[tex]\frac{ka}{C} = \sin^2 \phi[/tex].

    EDIT: Never mind, I see you've assumed that rho goes like a^-3 (matter domination). I was thinking of a more general case where rho is unknown. So just solve the equation using the method described above. Or simpler yet, rewrite that equation in terms of conformal time eta and solve directly for that using a similar technique. Conformal time:

    [tex]d\eta = \frac{1}{a}dt[/tex]
    Last edited: Dec 16, 2009
  8. Dec 16, 2009 #7
    so i was going to do it just for the 3-sphere geometry in which k=1 but if i leave it as k as you have above, will i get a more general answer that will save me ahving to do the integral multiple times.

    anyway that [itex]a^{1/2}[/itex] is annoying
    i get [itex]da=\sin{2 \phi} d \phi[/itex]

    and then [itex]d \tau = C^{-1/2} \frac{a^{1/2} \sin{2 \phi}}{\cos^2{\phi}}[/itex]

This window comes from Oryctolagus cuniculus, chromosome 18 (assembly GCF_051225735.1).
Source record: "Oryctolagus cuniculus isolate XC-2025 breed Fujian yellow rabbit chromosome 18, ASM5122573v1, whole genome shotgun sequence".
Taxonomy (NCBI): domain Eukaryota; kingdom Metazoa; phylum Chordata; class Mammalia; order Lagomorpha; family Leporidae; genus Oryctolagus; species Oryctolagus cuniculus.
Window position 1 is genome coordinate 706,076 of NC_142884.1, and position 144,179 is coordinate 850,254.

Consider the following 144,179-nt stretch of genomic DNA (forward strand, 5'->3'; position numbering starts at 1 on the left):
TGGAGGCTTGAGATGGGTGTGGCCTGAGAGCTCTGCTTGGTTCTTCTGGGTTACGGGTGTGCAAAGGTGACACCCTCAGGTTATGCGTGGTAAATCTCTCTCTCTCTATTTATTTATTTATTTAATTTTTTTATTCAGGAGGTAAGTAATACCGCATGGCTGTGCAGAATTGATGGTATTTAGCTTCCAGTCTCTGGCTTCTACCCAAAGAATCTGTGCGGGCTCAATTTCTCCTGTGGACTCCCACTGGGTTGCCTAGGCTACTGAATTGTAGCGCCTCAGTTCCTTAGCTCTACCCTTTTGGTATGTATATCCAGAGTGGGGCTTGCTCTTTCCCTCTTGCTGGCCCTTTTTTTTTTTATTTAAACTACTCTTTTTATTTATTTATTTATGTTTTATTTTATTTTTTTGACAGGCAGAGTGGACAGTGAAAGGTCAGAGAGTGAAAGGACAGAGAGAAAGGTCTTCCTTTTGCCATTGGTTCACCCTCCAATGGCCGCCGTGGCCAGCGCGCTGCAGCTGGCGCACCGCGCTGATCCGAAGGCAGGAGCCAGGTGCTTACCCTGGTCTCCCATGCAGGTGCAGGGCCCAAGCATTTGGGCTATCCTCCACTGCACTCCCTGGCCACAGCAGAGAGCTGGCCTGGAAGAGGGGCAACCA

9. Dec 16, 2009 #8
    a = C \sin^2 \phi \Rightarrow a^{1/2} = C^{1/2} \sin \phi

    Where I have set k to 1. Note also the square root in the denominator, so there is only one power of cosine there which is cancelled by the cosine inside sin(2phi). However this will give you a as a function of t. If you want a as a function of eta then rewrite the differential equation in terms of eta (chain rule), which incidentally leads to a simpler integral:

    d\eta = C^{-1/2} \frac{a^{-1/2} da}{\sqrt{1-\frac{a}{C}}}

    Again k=1.
  10. Dec 17, 2009 #9
    so yeah that would actually give

    [itex]d \tau = 2 \sin^2{\phi} d \phi[/itex]

    but yeas i do want both [itex]a[/itex] and [itex]\tau[/itex] in terms of [itex]\eta[/itex]. you talk about [itex]\eta[/itex] as if it's some well known quantity, [itex]\eta=\frac{t}{a}[/itex], what does this represent and where does it come from? i haven't seen it before.

    anyway [itex]\dot{a}=\frac{da}{d \eta} \frac{d \eta}{d \tau}=\frac{da}{d \eta} \frac{1}{a}[/itex]

    so [itex]\frac{1}{a} \frac{da}{d \eta} -\frac{C}{a}+1=0[/itex]
    which rearranges to the integral you had above
    then i let [itex]\frac{a}{C}=\sin^2{\phi},da=2 \sin{\phi} \cos{\phi} d \phi, a^{\frac{1}{2}}=C^{\frac{1}{2}} \sin{\phi}[/itex]
    and get